Commonwealth Magazine | Andy Metzger | Jun 5, 2019
DEMOCRATS AND REPUBLICANS in the House voted overwhelmingly Wednesday to pass a bill backed by all of the state’s public-sector unions that would restore some labor power that had been sapped by a controversial US Supreme Court decision.
In a 5-4 ruling last year, the court sided with Mark Janus, deciding he did not have to pay fees to AFSCME, the union that represented him and other Illinois state workers. The Janus decision created new uncertainty for the financial future of public sector unions, because it cut off one important revenue stream from non-member employees who still owed fees to unions.
The legislation the House approved on a 155-1 vote would allow unions to receive reasonable compensation when they represent non-union employees in arbitration cases and other labor disputes. That aspect of the bill was not controversial, but Republican House members tried unsuccessfully to limit the employee data that unions would receive under the legislation.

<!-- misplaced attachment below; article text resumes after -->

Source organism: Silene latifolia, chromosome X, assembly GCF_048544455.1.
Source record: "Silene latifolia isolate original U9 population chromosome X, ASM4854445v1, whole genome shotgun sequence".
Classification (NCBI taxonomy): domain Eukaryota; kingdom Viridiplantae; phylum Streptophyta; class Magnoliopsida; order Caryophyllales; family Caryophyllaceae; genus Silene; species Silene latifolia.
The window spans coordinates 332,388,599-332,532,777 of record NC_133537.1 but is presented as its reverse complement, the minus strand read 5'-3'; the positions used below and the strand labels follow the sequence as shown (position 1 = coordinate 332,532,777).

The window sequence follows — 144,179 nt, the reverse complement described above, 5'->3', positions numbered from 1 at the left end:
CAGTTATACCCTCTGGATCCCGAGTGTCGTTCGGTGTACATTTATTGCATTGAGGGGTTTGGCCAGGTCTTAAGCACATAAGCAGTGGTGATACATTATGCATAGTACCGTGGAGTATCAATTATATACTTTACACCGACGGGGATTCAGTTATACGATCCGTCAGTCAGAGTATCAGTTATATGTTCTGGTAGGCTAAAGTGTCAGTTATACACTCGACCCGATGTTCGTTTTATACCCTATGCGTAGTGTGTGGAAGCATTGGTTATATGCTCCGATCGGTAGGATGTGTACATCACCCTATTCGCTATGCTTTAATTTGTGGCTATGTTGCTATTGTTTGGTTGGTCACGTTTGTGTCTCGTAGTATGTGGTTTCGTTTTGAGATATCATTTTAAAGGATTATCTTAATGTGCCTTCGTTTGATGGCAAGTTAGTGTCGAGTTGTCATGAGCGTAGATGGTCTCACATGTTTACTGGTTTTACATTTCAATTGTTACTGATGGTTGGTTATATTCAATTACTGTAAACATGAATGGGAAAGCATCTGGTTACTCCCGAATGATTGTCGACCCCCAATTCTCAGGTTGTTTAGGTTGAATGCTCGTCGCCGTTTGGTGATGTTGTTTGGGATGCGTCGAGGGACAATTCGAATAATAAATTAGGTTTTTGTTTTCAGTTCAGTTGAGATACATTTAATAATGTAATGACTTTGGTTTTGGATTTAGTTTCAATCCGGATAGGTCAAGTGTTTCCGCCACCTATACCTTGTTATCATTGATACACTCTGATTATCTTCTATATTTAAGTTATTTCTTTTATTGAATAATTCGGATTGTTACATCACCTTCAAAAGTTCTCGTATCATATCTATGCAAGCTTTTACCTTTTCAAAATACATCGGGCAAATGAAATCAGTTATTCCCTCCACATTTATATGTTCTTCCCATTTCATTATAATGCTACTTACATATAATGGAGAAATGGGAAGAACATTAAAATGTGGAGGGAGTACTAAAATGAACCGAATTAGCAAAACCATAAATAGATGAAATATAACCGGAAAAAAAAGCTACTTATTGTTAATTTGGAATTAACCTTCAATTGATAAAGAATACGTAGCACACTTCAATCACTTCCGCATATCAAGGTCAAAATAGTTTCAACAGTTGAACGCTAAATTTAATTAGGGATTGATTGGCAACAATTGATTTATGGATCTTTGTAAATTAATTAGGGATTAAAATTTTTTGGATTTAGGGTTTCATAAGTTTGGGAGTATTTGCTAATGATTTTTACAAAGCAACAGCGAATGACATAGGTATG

“I think it’s a fair argument to say, ‘Look, you’re not in the union. Fine. You don’t want to pay an agency fee. You don’t want to pay dues. But if the union’s going to have to represent you in a grievance or something like that, they should be able to have a reasonable fee,’” said Rep. Brad Jones, the House Republican leader, after the vote. “I think everybody bought into that.”
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